U.S. Eighth Circuit - The FindLaw 8th Circuit Court of Appeals Opinion Summaries Blog

November 2013 Archives

5 Fish Poaching Indictments Dismissed, Creating Sea of Confusion

A federal judge in Minneapolis recently tossed the indictments of five American Indians arrested in a major fish poaching bust on Indian reservations in northern Minnesota. The judge ruled the men were protected under an 1837 treaty.

But another federal judge in the same district came to the exact opposite conclusion -- even though the case was borne from the same undercover investigation.

The Eighth Circuit may have to get on board, get its feet wet on the issue, and reel in a solution to this extraordinary split.

Government Gives Up Fight For Stripper's $1M, But Why?

The California stripper who had $1 million seized by a Nebraska state trooper during a traffic stop will get to keep her mega moola. On Tuesday, the Eighth Circuit Court of Appeals granted the U.S. Attorney's Office in Omaha's motion to dismiss its own appeal of a federal judge's order to return the $1 million (plus interest!) to the exotic dancer, Tara Mishra.

Why did the government give up the fight? It's anyone's guess, as the government is keeping mum.

Let the conspiracy theories begin!

Ark. Death Row Inmate Wins Appeal on Mental Retardation Issue

An Arkansas death row inmate won a crucial part of his appeal before the Eighth Circuit on Friday, with the court remanding for a further evaluation of the convict's mental retardation.

According to The Associated Press, Andrew Sasser was convicted of raping and murdering a store clerk 20 years ago, but a recent victory in the Eighth Circuit Court of Appeals will get him a new hearing in federal district court.

What was the Eighth Circuit's reasoning?

Ryan Ferguson Freed After Decade in Prison

Ryan Ferguson, a Missouri man who spent nearly a decade behind bars for the murder of Columbia Tribune sports editor Kent Heitholt, was freed this week after the Missouri Western District Court of Appeals overturned his conviction.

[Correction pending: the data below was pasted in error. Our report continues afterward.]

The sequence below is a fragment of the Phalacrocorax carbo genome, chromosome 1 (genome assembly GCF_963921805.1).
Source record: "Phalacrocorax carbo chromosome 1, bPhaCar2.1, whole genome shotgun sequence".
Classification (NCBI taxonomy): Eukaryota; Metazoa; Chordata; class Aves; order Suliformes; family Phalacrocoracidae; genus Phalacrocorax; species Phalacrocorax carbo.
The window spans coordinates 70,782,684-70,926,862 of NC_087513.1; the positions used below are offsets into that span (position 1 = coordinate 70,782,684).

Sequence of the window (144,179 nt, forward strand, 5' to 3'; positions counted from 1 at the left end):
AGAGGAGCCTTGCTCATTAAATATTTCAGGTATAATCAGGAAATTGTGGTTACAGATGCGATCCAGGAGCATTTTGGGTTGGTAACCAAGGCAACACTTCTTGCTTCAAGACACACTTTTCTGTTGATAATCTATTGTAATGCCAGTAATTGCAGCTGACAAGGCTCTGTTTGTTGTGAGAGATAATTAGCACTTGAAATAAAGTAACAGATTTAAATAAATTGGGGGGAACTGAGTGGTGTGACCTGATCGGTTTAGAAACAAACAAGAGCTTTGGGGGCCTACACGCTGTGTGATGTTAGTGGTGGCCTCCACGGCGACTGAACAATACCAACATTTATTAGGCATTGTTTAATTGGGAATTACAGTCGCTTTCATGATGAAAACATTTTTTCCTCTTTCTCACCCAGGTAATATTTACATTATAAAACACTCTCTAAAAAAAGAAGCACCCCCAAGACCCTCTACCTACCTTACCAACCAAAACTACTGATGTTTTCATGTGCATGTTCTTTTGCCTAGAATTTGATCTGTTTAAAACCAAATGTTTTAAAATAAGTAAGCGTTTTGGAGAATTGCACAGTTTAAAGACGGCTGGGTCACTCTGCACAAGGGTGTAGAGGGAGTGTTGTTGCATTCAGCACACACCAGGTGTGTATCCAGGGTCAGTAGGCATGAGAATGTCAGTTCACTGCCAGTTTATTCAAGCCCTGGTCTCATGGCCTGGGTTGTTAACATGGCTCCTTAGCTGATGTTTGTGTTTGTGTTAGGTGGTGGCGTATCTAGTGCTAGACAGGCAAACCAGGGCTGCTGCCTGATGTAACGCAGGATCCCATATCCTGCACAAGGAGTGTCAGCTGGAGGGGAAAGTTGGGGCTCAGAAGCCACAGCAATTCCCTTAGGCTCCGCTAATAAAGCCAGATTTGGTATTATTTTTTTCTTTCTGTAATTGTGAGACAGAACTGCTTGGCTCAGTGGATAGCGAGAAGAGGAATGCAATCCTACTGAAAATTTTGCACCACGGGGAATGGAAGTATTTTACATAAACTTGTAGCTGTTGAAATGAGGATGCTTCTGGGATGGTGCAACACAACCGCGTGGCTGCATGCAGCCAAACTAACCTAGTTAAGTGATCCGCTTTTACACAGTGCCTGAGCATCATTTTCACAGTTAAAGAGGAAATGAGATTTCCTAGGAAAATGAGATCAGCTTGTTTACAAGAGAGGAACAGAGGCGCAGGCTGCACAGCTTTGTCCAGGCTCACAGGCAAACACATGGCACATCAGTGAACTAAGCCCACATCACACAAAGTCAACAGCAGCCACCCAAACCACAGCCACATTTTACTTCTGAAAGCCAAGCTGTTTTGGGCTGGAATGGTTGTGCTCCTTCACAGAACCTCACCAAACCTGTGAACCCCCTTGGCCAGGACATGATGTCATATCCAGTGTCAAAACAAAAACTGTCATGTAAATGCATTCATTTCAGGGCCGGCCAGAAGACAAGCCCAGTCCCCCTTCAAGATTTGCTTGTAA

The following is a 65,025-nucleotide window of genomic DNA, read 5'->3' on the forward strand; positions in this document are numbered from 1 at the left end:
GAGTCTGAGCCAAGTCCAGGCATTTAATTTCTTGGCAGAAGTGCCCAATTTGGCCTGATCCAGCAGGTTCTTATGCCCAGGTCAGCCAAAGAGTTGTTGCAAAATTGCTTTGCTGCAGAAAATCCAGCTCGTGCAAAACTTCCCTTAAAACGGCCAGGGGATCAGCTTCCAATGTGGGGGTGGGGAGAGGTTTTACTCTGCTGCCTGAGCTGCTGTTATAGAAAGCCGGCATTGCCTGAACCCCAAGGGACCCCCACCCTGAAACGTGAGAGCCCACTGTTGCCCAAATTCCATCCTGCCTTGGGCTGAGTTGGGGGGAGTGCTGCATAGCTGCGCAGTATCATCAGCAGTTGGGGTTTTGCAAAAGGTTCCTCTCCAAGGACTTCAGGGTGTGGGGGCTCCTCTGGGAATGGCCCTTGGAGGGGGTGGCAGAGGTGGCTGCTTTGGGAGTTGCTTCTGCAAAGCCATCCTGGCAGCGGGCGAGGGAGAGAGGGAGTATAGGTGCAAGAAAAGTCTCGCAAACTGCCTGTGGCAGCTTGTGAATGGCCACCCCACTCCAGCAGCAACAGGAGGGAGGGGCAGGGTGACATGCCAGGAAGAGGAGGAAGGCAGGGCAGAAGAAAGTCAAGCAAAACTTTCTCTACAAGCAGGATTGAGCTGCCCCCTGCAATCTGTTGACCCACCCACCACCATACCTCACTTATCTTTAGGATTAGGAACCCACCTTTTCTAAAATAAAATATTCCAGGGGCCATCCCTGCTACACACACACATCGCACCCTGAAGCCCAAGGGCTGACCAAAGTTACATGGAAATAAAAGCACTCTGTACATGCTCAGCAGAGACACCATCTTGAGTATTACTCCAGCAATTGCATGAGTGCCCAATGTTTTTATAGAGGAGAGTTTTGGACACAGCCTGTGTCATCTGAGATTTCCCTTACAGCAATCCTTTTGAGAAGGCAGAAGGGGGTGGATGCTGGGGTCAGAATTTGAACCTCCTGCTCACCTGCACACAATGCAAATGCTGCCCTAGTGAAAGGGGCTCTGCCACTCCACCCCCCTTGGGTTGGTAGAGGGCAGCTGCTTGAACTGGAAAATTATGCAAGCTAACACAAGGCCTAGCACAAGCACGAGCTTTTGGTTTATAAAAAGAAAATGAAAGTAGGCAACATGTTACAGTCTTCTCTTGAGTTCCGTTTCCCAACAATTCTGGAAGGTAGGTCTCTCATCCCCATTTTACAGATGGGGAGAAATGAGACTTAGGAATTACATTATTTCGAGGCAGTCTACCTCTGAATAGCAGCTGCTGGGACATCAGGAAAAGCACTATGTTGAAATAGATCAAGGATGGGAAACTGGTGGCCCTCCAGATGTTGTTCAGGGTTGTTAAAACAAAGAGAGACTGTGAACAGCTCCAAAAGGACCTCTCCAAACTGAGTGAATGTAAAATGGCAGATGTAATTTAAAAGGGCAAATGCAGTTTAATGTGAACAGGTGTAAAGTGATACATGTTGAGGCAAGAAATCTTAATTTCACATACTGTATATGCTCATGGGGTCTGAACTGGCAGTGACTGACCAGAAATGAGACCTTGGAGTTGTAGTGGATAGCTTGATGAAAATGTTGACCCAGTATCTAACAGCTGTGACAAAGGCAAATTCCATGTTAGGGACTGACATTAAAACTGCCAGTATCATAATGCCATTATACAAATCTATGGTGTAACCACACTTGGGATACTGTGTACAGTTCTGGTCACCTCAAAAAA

Ferguson, now 29, was convicted in 2005 of robbing and killing Heitholt in a drunken escapade. In large part, the conviction stemmed from the testimony of Ferguson's friend Charles Erickson.

For all these years, Ferguson has maintained his innocence. Now, eight years later, he's officially a free man.

William Hedgcock Webster: From the 8th Cir. to the CIA

CNN recently released a list of fast facts on past and present CIA directors. Among those listed is former Director of Central Intelligence William Hedgcock Webster, who traces his roots to right here in the Eighth Circuit.

For practitioners gunning for a more varied career, here's how one person went from serving as a U.S. Attorney and an Eighth Circuit judge to becoming the 14th Director of Central Intelligence.

8th Cir. Puts Brakes on Trooper Immunity in High-Speed Chase Case

Qualified immunity cases involving law enforcement are always hip and happening in the circuit. But qualified immunity cases involving a high-speed chase? Now we're really talking.

The Eighth Circuit put its seatbelt on and weathered a bumpy legal ride that explored whether an individual state trooper could claim sovereign immunity for his actions during an arrest following a high-speed chase.

Maryville Rape Special Prosecutor: Who Is Jean Peters Baker?

We recently discussed the appointment of Jean Peters Baker as special prosecutor to take over the investigation of the high-profile sexual assault case of Daisy Coleman, the Maryville teen who was allegedly raped by a high school football player and then harassed relentlessly for being a victim.

Here are five facts about Baker that may make a difference in the handling of the case this time around.